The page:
This rubric is designed to help peers and faculty give valuable feedback to each other We hope that by the end of this presentation you will be able to give constructive feedback Introduce rubric

10 “Feedback needs to provide information specifically relating to the task or process of learning that fills a gap between what is understood and what is aimed to be understood.” (Hattie, et al 2007)

11 Feedback is valuable and useful when…

12 Who Someone provides it with the appropriate audience in mind. Who is going to receive this information: a peer, an instructor, the program director? *Use exit evaluations as example Telling the instructor the class is too early in the morning is not helpful because they do not have control over that.

13 When It is given as soon as possible after performance and it allows for response and interaction. Will the feedback still be relevant to the audience?

14 Why There is purpose awareness. What is my audience going to do with this information: make changes in the draft, adjust teaching strategies, add a class to the program? *Use mid-course evaluation vs peer review The purpose is to get student feedback to tune in instruction to support your learning in the class. But the purpose of feedback for peer review is to allow students to make adjustments to better complete the assignment.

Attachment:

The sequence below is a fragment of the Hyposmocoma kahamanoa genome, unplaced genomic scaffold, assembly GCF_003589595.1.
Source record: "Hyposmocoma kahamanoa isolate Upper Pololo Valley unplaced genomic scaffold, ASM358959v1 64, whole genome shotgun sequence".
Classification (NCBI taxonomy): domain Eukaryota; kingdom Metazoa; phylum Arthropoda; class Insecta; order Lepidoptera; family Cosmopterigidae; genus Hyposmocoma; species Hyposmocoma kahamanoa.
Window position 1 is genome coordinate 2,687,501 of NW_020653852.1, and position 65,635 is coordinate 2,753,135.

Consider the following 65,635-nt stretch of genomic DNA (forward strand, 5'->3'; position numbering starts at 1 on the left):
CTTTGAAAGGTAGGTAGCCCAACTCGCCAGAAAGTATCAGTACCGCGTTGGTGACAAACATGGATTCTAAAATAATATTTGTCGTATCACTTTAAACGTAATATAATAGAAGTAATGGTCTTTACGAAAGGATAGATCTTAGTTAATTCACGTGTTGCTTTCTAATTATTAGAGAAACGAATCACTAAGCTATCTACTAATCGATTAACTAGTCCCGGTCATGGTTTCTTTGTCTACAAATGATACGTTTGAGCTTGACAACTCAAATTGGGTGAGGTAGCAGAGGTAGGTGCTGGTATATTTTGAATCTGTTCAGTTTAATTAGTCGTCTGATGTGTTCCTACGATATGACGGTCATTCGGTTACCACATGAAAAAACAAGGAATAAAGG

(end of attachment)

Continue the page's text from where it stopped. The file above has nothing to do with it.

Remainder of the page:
15 What It is focused and provides specific information with clear evidence of appropriate content. What are the goals? What progress is being made towards that goal? What activities need to be undertaken to make better progress?

16 how It is perceived as well-intentioned, respectful, and knowledgeable. Is what I am saying specific and useful to the audience? Am I addressing the content in a focused, constructive, and respectful manner?

17 Personal Examples What experiences have you had with giving or receiving feedback?? Did it have a positive or negative effect?

18 Tip # 1 Include accurate and specific data that is clear about irrefutable evidence. Example “Adding expert evidence, like data from research articles, would make your argument much stronger.”

19 Focus on content rather than on the person.
Tip # 2 Focus on content rather than on the person. Content vs Person “The conclusion is…” “Your conclusion is..” “I had questions about this section…” “You lost me in this section…” “The class could be a little more organized…” “You need to organize your class…” People will take it less personally, positive tone makes them more accepting of feedback.